“This is a global health emergency that will only be resolved by governments, businesses, academia and individuals working together to better understand this virus and ultimately find a cure,” Carlson said.

Google Postpones Online Version of Cloud Next

Likely hampered by San Francisco’s “shelter in place” requirements amid the COVID-19 outbreak, Google has indefinitely postponed the online version of its annual cloud conference.

A few weeks back, Google canceled the in-person event, which was scheduled to start April 6, due to the coronavirus pandemic. The company said it would move forward with a remote replacement April 6-8.

That is not to be, however. This week, Google said it has axed Cloud Next 2020 altogether until “we have a better sense of the evolving situation.”

“Right now, the most important thing we can do is focus our attention on supporting our customers, partners, and each other,” Google said in a blog.

Google did not point to a specific reason for the change other than to reference the need to ensure the health and safety of employees, partners, customers and local communities, and adhere to state and federal decisions. It’s not a stretch to infer that Google is talking about the shelter in place edict in northern California, a restriction that would stymie the ability to record and roll out videos and other content even for a virtual event.

Wipro Launches Dedicated Microsoft Business Unit

More cloud-centric channel partners are specializing in just one or two vendors, and Wipro is the latest to join the trend.

The India-based systems integrator said this week it has launched its Microsoft Business Unit, built on Azure.

Microsoft and Wipro have worked together for a number of years; Wipro is a Microsoft Gold Competency Partner. Now, it is ramping up investment on the Azure side as it helps enterprise adopt more cloud platform and upgrade their technology.

“With this partnership, we will…

Mar 20

6 Ways to Help Your MSP Stay Healthy During COVID-19

By | Managed Services News

To better serve customers new, varied needs, resources must be redirected, processes and protocols must be adjusted, and MSPs must remain nimble as the situation evolves.

Our realities have all been turned upside down by COVID-19, a.k.a. the coronavirus. Life has been disrupted in ways unimaginable a few months, or even weeks, ago, and they are likely to remain this way for an unknown period of time.

At the same time, life must go on. And MSPs must play an essential role in helping that continue.

All of your customers are scrambling to adjust to this new way of life. Some of their businesses are going to face massive slowdowns if they’re not forced to shutter completely, at least temporarily. Meanwhile, other clients are going to lean on their IT services harder than ever to remain productive during this crisis. MSPs are already in the remote management business, so social distancing will come easy, but it’s going to be a whole new thing for many customers.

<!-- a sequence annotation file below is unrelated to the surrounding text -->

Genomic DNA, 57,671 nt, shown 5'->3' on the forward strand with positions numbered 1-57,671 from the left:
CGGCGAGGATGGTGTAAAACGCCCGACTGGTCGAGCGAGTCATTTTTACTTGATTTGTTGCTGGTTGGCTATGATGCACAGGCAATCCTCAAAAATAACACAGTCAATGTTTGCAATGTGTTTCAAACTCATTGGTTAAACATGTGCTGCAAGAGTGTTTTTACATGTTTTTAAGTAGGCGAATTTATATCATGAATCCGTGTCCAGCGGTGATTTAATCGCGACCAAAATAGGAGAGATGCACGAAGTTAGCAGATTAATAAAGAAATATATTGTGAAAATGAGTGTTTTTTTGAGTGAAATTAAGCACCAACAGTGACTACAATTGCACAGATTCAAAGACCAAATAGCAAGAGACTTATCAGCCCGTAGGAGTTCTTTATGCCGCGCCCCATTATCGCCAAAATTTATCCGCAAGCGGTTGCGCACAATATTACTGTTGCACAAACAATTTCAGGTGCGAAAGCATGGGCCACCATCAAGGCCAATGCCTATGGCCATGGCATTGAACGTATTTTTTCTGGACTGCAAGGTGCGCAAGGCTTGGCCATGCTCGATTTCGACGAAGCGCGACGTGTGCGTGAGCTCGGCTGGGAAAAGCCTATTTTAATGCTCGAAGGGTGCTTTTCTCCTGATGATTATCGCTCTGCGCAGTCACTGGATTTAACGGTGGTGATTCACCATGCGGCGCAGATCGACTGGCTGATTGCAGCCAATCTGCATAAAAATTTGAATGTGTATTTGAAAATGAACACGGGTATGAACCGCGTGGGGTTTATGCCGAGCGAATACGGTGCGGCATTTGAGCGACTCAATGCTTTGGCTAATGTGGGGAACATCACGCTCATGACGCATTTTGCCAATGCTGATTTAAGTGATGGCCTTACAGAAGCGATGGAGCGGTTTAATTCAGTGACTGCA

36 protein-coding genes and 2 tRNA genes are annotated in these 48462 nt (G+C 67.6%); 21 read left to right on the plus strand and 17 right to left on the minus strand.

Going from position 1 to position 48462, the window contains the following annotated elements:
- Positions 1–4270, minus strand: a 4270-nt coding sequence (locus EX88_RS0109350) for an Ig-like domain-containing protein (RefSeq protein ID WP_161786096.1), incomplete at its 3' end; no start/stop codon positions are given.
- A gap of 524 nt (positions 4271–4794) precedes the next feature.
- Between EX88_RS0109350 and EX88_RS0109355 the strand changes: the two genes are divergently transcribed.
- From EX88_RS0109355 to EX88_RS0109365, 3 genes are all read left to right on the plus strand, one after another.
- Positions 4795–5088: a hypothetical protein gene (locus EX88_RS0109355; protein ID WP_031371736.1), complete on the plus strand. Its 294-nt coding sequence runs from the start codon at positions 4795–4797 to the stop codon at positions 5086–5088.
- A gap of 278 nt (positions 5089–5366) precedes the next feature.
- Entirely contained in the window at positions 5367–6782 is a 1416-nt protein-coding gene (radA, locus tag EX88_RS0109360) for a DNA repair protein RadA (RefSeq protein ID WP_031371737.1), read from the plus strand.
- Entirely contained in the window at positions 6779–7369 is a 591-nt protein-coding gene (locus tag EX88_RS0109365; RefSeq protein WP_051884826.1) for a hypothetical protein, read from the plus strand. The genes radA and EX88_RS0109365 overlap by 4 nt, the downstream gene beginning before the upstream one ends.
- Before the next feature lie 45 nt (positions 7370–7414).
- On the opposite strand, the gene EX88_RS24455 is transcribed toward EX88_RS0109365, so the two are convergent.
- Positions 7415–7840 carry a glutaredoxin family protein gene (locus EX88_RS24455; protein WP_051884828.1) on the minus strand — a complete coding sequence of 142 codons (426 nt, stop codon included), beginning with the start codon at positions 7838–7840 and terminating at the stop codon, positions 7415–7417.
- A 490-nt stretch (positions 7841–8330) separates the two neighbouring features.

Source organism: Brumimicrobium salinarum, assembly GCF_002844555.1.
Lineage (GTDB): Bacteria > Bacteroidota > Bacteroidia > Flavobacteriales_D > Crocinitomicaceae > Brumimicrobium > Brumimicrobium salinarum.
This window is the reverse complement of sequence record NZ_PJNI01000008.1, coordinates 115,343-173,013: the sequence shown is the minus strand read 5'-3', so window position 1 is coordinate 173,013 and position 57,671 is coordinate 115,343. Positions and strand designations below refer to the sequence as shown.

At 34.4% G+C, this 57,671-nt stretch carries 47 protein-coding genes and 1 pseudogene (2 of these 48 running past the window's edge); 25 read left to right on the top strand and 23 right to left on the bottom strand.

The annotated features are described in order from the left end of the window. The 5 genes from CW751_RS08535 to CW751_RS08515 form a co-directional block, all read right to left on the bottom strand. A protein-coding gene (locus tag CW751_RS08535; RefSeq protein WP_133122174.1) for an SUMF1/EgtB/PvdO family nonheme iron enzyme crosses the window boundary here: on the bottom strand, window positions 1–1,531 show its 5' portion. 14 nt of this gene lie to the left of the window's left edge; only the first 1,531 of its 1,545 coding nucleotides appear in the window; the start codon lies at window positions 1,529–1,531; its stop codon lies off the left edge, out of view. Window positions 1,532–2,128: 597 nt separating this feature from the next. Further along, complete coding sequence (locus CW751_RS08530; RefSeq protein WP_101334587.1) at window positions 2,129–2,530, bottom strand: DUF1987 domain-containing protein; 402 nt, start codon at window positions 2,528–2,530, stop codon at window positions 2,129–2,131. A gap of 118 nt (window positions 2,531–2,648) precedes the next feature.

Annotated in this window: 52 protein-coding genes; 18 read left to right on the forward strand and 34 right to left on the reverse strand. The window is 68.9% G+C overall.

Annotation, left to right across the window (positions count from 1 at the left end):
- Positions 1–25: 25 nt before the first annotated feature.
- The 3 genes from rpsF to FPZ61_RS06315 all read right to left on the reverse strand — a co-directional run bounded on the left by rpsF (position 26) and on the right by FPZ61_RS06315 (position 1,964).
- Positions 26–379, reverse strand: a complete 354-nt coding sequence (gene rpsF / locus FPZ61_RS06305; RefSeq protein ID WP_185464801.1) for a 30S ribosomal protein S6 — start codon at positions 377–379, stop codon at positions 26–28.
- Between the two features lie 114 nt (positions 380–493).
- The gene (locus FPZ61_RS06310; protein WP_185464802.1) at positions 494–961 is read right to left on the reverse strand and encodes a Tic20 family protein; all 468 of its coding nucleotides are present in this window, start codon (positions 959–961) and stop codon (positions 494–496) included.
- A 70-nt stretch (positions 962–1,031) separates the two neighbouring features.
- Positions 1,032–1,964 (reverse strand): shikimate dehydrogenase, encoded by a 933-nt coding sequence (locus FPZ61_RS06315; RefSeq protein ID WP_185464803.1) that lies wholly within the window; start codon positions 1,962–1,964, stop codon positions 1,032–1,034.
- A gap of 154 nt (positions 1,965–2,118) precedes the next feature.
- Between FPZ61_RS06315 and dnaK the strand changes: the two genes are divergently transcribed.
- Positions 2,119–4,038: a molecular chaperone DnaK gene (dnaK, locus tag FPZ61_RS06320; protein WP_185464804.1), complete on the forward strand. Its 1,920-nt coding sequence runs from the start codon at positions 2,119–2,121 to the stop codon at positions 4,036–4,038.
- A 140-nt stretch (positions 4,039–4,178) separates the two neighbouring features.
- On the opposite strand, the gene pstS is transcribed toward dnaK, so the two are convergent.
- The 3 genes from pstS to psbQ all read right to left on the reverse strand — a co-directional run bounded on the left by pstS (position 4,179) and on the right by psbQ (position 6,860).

To better serve their new, varied needs, not to mention keep your own operations running as smoothly as possible, resources must be redirected, processes and protocols must be adjusted, and MSPs must remain nimble as the situation evolves. Here are six things you can do to prepare for and cope with what’s underway … and what’s to come.

  1. Working from home means more work for MSPs.

To minimize transmission of COVID-19 (coronavirus), organizations able to have their employees work from home will do so. For some businesses, this may merely increase their VPN usage or require a few new sets of credentials and access for particular employees and systems.

But for other operations, shifting work off-site will be a massive, unexpected transition. For example, school districts, colleges and universities will be relying on remote learning at unprecedented levels they neither anticipated nor designed their systems for.

Even for companies that already embraced remote working and that have processes and systems in place, there’s a percentage of workers who haven’t taken advantage of the model before. They won’t have VPN clients on their laptops–if they have laptops at all. New credentials may need provisioning, new apps may need installing, and new hardware or virtual servers may be required.